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I teach at a large, public technical college that grants associate degrees in more than 100 occupational programs. I have never had a trust-fund baby in any of my classes. My students come from low- to modest-income households. And many are being saddled with a lifetime of student debt.

In the past decade, higher education costs have increased more than almost any other product or service. One factor driving this trend is the collusion between faculty, institutions and the textbook industry.

Today, it’s normal for students to pay hundreds of dollars for one textbook. To cut costs, students seek alternatives, such as buying used (sometimes outdated) books, renting books or taking courses without buying the books.

Because those student strategies don’t generate revenue for them, publishers often issue frequent revisions. Some fields of study change rapidly, making updates critical. In other fields, however, substantive change is slower but books are still regularly revised, making previous editions obsolete.

The explosive growth of online learning has been a godsend for publishers, which provide essential online content. This is usually included in the price of a new book. Students who buy used books must pay an additional access fee for required online content, and often end up paying as much as they would have to for a new book.

Further, publishers now provide a new level of services for faculty, such as customized content with matching syllabi and automated test-scoring. These rely heavily on online content that students must pay to access.

Some professors, especially those working at institutions that prioritize research over teaching, are pleased to pass the task of teaching to publishers, or to outsource their online course management to outside academics.

Institutions can further increase their reliance on adjunct instructors, who are dealing with their own debt and are desperate for work.

And online economies of scale are appealing to cash-strapped institutions. If professors are willing to set courses on autopilot, they have an incentive to pack students into larger online sections. Our great institutions of higher learning may become massive online course providers.

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To be clear: online learning offers a range of benefits. Modern foreign language classes can provide television shows in slow language. Art classes can present clear images online rather than blurry slides in the lecture hall. Late-breaking developments can quickly be integrated. Students in the military can continue their educations.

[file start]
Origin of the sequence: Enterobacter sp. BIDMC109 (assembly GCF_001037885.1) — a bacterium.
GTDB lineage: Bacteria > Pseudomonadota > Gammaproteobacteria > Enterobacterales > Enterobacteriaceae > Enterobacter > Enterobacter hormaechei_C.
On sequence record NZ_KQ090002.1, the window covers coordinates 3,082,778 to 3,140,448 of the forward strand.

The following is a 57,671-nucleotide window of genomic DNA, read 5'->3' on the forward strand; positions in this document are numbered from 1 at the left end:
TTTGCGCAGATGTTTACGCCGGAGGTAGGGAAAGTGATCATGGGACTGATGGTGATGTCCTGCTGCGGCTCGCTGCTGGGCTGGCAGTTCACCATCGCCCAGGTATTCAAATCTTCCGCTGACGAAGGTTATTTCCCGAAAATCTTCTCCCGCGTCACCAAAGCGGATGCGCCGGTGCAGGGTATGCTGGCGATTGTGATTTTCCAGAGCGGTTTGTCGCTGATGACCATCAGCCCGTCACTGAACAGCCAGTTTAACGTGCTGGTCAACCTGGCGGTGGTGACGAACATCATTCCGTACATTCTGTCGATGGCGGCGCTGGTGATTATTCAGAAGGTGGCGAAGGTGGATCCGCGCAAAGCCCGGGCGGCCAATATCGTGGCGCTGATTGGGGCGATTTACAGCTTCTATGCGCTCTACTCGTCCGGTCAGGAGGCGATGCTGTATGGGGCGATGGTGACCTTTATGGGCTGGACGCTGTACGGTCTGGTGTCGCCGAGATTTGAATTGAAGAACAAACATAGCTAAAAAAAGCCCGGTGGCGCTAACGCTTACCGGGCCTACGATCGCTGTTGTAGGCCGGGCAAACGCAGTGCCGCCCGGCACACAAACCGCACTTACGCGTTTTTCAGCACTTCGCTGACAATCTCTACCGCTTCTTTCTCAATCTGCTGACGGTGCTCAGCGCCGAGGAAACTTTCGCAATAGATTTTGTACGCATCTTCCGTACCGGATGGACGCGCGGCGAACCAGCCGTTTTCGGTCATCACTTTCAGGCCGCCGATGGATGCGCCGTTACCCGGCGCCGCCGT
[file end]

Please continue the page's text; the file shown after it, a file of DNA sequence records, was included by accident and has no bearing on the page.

But our duty as educators is to use online learning to the students’ best advantage. Our institutions of higher learning — including faculty, administration and boards of trustees — need to take control. The good news is that alternatives are emerging.

One publisher, Cengage Unlimited, now allows full access, for a single fee, to students who use that publisher’s material. This is an improvement, but it monopolizes the role of that publisher.

A better idea is for school to set a flat rate for all supporting material for courses, including textbooks and online content. Publishers can structure their products for reasonable return.

Schools may also require all sections of a course to use the same book. This is the standard at the college where I teach. If a faculty member objects to some publisher’s content or considers it incomplete, he or she can develop supplemental material for the course. We are paid to teach, after all.

Student loan debt has exceeded credit card debt for several years. We are the only developed nation that does this to our students. We must decide who will carry this burden, and strive to minimize it.

— Don Weimer teaches economics and personal finance at Milwaukee Area Technical College in Milwaukee. This column was written for the Progressive Media Project, which is run by The Progressive magazine, and distributed by Tribune News Service.

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